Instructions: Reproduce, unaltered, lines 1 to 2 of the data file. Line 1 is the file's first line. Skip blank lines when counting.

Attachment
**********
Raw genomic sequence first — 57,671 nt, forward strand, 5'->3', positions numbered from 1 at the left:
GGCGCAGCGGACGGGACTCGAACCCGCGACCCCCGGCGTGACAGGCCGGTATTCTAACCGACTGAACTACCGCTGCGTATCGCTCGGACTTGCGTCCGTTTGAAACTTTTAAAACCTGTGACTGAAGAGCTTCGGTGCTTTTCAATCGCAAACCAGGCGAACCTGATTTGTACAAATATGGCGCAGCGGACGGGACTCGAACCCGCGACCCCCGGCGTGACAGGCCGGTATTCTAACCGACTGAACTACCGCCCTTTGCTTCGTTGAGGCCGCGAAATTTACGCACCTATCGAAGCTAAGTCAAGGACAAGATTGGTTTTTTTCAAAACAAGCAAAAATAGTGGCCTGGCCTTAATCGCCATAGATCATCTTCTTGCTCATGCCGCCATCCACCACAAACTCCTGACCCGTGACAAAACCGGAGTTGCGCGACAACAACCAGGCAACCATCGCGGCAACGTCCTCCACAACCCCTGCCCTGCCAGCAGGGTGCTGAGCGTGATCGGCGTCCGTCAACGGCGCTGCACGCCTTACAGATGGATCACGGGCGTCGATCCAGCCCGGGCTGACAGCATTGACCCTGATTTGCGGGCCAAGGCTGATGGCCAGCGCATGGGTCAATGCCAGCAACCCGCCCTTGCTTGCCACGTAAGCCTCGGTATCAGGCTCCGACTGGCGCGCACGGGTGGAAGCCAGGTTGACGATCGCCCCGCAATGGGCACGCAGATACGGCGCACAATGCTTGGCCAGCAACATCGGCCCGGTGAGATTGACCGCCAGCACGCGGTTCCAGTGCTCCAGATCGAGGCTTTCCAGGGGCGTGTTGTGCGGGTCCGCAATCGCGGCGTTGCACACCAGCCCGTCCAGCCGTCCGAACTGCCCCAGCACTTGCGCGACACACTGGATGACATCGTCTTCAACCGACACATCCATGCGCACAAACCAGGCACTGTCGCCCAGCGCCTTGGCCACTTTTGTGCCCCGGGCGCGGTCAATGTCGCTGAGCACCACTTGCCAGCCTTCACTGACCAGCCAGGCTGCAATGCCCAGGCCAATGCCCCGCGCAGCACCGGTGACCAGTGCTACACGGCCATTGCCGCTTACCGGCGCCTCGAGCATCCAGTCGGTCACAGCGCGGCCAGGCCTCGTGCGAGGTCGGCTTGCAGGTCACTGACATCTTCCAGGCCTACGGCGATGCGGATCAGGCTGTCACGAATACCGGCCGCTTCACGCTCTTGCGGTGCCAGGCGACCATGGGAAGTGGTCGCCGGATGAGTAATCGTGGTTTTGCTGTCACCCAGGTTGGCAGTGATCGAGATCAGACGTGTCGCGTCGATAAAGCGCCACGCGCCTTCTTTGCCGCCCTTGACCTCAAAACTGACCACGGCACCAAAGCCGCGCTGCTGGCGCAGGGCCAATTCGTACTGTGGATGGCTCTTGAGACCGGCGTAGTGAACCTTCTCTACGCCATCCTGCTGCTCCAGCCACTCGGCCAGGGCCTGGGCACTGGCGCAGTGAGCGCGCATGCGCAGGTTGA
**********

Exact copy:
Raw genomic sequence first — 57,671 nt, forward strand, 5'->3', positions numbered from 1 at the left:
GGCGCAGCGGACGGGACTCGAACCCGCGACCCCCGGCGTGACAGGCCGGTATTCTAACCGACTGAACTACCGCTGCGTATCGCTCGGACTTGCGTCCGTTTGAAACTTTTAAAACCTGTGACTGAAGAGCTTCGGTGCTTTTCAATCGCAAACCAGGCGAACCTGATTTGTACAAATATGGCGCAGCGGACGGGACTCGAACCCGCGACCCCCGGCGTGACAGGCCGGTATTCTAACCGACTGAACTACCGCCCTTTGCTTCGTTGAGGCCGCGAAATTTACGCACCTATCGAAGCTAAGTCAAGGACAAGATTGGTTTTTTTCAAAACAAGCAAAAATAGTGGCCTGGCCTTAATCGCCATAGATCATCTTCTTGCTCATGCCGCCATCCACCACAAACTCCTGACCCGTGACAAAACCGGAGTTGCGCGACAACAACCAGGCAACCATCGCGGCAACGTCCTCCACAACCCCTGCCCTGCCAGCAGGGTGCTGAGCGTGATCGGCGTCCGTCAACGGCGCTGCACGCCTTACAGATGGATCACGGGCGTCGATCCAGCCCGGGCTGACAGCATTGACCCTGATTTGCGGGCCAAGGCTGATGGCCAGCGCATGGGTCAATGCCAGCAACCCGCCCTTGCTTGCCACGTAAGCCTCGGTATCAGGCTCCGACTGGCGCGCACGGGTGGAAGCCAGGTTGACGATCGCCCCGCAATGGGCACGCAGATACGGCGCACAATGCTTGGCCAGCAACATCGGCCCGGTGAGATTGACCGCCAGCACGCGGTTCCAGTGCTCCAGATCGAGGCTTTCCAGGGGCGTGTTGTGCGGGTCCGCAATCGCGGCGTTGCACACCAGCCCGTCCAGCCGTCCGAACTGCCCCAGCACTTGCGCGACACACTGGATGACATCGTCTTCAACCGACACATCCATGCGCACAAACCAGGCACTGTCGCCCAGCGCCTTGGCCACTTTTGTGCCCCGGGCGCGGTCAATGTCGCTGAGCACCACTTGCCAGCCTTCACTGACCAGCCAGGCTGCAATGCCCAGGCCAATGCCCCGCGCAGCACCGGTGACCAGTGCTACACGGCCATTGCCGCTTACCGGCGCCTCGAGCATCCAGTCGGTCACAGCGCGGCCAGGCCTCGTGCGAGGTCGGCTTGCAGGTCACTGACATCTTCCAGGCCTACGGCGATGCGGATCAGGCTGTCACGAATACCGGCCGCTTCACGCTCTTGCGGTGCCAGGCGACCATGGGAAGTGGTCGCCGGATGAGTAATCGTGGTTTTGCTGTCACCCAGGTTGGCAGTGATCGAGATCAGACGTGTCGCGTCGATAAAGCGCCACGCGCCTTCTTTGCCGCCCTTGACCTCAAAACTGACCACGGCACCAAAGCCGCGCTGCTGGCGCAGGGCCAATTCGTACTGTGGATGGCTCTTGAGACCGGCGTAGTGAACCTTCTCTACGCCATCCTGCTGCTCCAGCCACTCGGCCAGGGCCTGGGCACTGGCGCAGTGAGCGCGCATGCGCAGGTTGA